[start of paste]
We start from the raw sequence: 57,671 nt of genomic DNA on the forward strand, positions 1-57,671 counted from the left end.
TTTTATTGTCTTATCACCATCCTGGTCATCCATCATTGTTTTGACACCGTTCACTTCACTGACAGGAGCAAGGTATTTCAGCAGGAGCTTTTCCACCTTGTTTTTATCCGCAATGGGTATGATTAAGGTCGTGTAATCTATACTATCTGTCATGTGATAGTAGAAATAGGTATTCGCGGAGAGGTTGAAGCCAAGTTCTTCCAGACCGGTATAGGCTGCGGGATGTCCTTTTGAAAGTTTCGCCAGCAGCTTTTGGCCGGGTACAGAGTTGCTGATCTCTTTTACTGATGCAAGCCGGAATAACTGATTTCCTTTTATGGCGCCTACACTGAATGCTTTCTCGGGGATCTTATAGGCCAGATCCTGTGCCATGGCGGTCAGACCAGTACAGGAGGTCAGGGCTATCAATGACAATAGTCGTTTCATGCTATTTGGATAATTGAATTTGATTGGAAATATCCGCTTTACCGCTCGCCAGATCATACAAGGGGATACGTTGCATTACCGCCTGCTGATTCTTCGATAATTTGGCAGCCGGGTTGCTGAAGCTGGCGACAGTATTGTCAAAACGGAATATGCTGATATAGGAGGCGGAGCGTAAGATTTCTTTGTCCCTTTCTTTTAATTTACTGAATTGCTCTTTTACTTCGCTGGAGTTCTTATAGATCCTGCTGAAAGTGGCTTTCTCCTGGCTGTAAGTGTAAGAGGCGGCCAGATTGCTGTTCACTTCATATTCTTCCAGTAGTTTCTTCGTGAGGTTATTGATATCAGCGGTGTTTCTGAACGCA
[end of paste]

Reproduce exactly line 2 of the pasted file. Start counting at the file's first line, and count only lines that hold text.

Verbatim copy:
TTTTATTGTCTTATCACCATCCTGGTCATCCATCATTGTTTTGACACCGTTCACTTCACTGACAGGAGCAAGGTATTTCAGCAGGAGCTTTTCCACCTTGTTTTTATCCGCAATGGGTATGATTAAGGTCGTGTAATCTATACTATCTGTCATGTGATAGTAGAAATAGGTATTCGCGGAGAGGTTGAAGCCAAGTTCTTCCAGACCGGTATAGGCTGCGGGATGTCCTTTTGAAAGTTTCGCCAGCAGCTTTTGGCCGGGTACAGAGTTGCTGATCTCTTTTACTGATGCAAGCCGGAATAACTGATTTCCTTTTATGGCGCCTACACTGAATGCTTTCTCGGGGATCTTATAGGCCAGATCCTGTGCCATGGCGGTCAGACCAGTACAGGAGGTCAGGGCTATCAATGACAATAGTCGTTTCATGCTATTTGGATAATTGAATTTGATTGGAAATATCCGCTTTACCGCTCGCCAGATCATACAAGGGGATACGTTGCATTACCGCCTGCTGATTCTTCGATAATTTGGCAGCCGGGTTGCTGAAGCTGGCGACAGTATTGTCAAAACGGAATATGCTGATATAGGAGGCGGAGCGTAAGATTTCTTTGTCCCTTTCTTTTAATTTACTGAATTGCTCTTTTACTTCGCTGGAGTTCTTATAGATCCTGCTGAAAGTGGCTTTCTCCTGGCTGTAAGTGTAAGAGGCGGCCAGATTGCTGTTCACTTCATATTCTTCCAGTAGTTTCTTCGTGAGGTTATTGATATCAGCGGTGTTTCTGAACGCA